My husband met me at the garage, machete in hand. Was he protecting me from a home invasion? Or perhaps Bruce Willis was filming his latest action movie in our house and John was making an appearance as a movie extra.
My dream of being the wife of the newest cinema heartthrob was dashed when John answered my unasked question. "Shadow's stuck in the blackberry bushes by the orchard."
Shadow and her sister Jasmine are three-year-old purebred black labs that belong to my daughter's family. Their whole lives, the dogs have had to stay inside a nice kennel my son-in-law built for them, as they were always running off our property (fifteen acres isn't big enough?) and bothering our neighbors. Just the past few weeks they have started sticking close to home when let out of their enclosure.
I asked John how he knew Shadow was stuck. "Jasmine came up to me while I was working in the garage, and told me 'Timmy fell in the well.' She led me through the forest, toward the neighbor's cherry orchard. I could hear her whining up in the blackberry bushes, so I came back to get something to chop my way to her, as the bushes are really overgrown in that area."
I'm not a great dog lover, but even I was moved by Shadow's plight. I followed John into the forest so I could watch my man at work. He started at the foot of the slope, hacking his way toward the yelping dog, but after fifteen minutes became stymied by growth so thick he couldn't penetrate it.
Back through the woods to put on clothing that would be better protection from the thorns--his thick coveralls and a hat-- and find better tools in the garage. He decided that between two machetes, hedge clippers, and the lopping shears, he should be able to rescue the dog. He used a different approach this time, taking the high ground along the fence line. I stayed down on the pathway, content to call out sweet nothings to Shadow while I tried to keep an eye on John's progress. That word, progress, may not be the right one to use, as it was extremely slow-going on John's part. I soon lost sight of him in the jungle of the Oregon forest, though I could hear his thwacking and every now and then see a bush quiver in fear as this armed man neared it.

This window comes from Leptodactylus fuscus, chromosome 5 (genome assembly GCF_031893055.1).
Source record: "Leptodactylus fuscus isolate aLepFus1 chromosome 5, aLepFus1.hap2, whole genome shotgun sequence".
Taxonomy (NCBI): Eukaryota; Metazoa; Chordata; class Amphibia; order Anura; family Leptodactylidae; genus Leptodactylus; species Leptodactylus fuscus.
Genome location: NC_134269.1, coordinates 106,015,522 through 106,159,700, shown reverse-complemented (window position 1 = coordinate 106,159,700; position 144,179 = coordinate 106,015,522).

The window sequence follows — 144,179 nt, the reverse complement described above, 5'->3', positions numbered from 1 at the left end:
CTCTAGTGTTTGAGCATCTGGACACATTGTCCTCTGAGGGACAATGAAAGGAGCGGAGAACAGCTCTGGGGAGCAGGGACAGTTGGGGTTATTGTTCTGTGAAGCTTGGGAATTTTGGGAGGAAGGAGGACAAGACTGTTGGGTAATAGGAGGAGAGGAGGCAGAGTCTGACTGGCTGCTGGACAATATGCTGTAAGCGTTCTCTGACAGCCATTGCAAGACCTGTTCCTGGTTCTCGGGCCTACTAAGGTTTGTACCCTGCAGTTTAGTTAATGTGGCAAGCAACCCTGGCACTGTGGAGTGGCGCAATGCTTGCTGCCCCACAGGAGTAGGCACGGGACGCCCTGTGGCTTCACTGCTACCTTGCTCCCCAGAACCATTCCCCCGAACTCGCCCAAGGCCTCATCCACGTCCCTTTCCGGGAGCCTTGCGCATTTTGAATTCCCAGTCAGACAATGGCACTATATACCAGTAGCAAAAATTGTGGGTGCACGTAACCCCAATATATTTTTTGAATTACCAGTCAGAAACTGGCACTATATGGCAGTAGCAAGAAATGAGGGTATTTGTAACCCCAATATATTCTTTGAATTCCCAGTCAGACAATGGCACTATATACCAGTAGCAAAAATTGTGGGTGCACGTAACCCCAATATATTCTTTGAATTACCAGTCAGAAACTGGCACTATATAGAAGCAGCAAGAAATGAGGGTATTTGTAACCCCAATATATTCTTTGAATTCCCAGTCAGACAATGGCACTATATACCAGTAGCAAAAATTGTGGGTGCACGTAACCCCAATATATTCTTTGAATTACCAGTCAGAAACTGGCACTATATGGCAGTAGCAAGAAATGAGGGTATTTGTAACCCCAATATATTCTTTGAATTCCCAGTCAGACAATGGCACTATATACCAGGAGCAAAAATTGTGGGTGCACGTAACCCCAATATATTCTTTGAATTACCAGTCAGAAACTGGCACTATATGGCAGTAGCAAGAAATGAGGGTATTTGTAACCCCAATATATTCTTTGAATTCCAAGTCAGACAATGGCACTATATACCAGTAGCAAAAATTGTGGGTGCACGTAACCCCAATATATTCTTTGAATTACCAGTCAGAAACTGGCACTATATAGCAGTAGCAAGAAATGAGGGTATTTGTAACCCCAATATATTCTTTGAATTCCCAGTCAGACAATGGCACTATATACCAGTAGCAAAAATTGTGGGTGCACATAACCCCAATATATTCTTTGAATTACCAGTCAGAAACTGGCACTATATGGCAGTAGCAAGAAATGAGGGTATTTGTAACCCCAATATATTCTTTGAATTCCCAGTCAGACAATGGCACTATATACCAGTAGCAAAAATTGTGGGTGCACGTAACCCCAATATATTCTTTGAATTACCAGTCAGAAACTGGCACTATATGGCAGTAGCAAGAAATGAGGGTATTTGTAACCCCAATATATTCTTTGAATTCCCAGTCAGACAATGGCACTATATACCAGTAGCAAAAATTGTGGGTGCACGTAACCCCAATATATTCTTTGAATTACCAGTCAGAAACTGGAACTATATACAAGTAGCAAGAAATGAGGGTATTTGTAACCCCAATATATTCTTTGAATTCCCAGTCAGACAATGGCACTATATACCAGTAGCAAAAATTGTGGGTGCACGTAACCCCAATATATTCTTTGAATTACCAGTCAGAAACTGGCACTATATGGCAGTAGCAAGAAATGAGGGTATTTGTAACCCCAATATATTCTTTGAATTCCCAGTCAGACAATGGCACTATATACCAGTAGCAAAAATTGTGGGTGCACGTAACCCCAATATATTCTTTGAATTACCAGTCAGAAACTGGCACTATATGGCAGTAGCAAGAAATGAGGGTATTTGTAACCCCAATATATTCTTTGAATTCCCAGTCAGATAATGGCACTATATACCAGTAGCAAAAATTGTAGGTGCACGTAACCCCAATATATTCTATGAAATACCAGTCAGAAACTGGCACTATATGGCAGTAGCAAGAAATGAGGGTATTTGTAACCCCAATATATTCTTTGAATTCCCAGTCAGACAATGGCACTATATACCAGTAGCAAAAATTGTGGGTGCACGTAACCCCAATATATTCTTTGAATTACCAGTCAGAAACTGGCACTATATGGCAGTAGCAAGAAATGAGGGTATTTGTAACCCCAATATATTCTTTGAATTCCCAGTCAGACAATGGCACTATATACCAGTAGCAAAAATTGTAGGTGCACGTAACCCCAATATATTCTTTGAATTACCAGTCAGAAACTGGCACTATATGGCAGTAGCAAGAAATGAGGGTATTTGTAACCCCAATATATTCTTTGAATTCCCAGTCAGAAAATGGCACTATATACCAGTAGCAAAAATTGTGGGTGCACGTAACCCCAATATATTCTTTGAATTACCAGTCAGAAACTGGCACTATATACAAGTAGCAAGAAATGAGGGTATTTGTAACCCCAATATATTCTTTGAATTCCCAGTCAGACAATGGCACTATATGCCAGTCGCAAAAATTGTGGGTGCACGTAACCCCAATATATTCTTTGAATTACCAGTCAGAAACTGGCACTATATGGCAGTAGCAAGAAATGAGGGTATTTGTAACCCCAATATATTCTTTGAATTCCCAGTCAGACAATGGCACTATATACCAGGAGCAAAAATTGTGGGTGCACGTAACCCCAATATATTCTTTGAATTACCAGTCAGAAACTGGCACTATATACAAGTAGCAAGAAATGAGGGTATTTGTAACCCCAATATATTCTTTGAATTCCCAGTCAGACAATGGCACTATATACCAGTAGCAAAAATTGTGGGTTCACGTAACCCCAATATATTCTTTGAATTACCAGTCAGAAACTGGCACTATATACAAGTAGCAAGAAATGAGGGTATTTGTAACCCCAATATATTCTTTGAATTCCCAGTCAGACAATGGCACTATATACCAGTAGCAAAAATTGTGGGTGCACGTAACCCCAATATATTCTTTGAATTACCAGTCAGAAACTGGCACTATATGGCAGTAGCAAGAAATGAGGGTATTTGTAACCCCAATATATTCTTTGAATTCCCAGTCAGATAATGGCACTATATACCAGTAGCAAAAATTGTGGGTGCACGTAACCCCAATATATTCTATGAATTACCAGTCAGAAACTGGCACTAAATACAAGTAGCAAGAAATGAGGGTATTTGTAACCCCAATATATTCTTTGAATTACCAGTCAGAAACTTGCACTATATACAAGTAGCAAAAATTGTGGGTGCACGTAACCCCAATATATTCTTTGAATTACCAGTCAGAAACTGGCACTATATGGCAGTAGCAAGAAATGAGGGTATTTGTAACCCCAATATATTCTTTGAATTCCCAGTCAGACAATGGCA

After nearly an hour of arm-numbing work, John was able to spy Shadow under some bushes, with her sister Jasmine keeping her company. Turns out she wasn't trapped by the blackberry bush, but had caught the clasp of her collar chain on the wire fence of the orchard, and was unable to move. If no one had been home to hear her pathetic yelps and reach her in time, she could have faced a dire (or should I say die-er) situation.
John finally unhooked her from the fence and both dogs followed us home, eager to lap up two bowls of water, lie down in the shade, and fall into an exhausted nap. But first they had to listen to a lecture on how bad it was of them to run off, that Shadow had a natural consequence for what she had done, and that we never wanted them to do it again!
That experience got me to thinking about how we humans put ourselves in the same kind of situations. God gives us directives about how we should live our lives.("Stay home. Everything is provided for you here.") But we decide that the orchard on the other side of the fence looks like a much more exciting place to be. And the sin that so easily besets us hooks us around the neck, immobilizing our lives, choking off the purpose of our life. It is only when One comes to seek us, clearing away the brambles and reaching down to loose us from our entrapment, that we are able to see that if we follow Him, we are able to lie down and rest.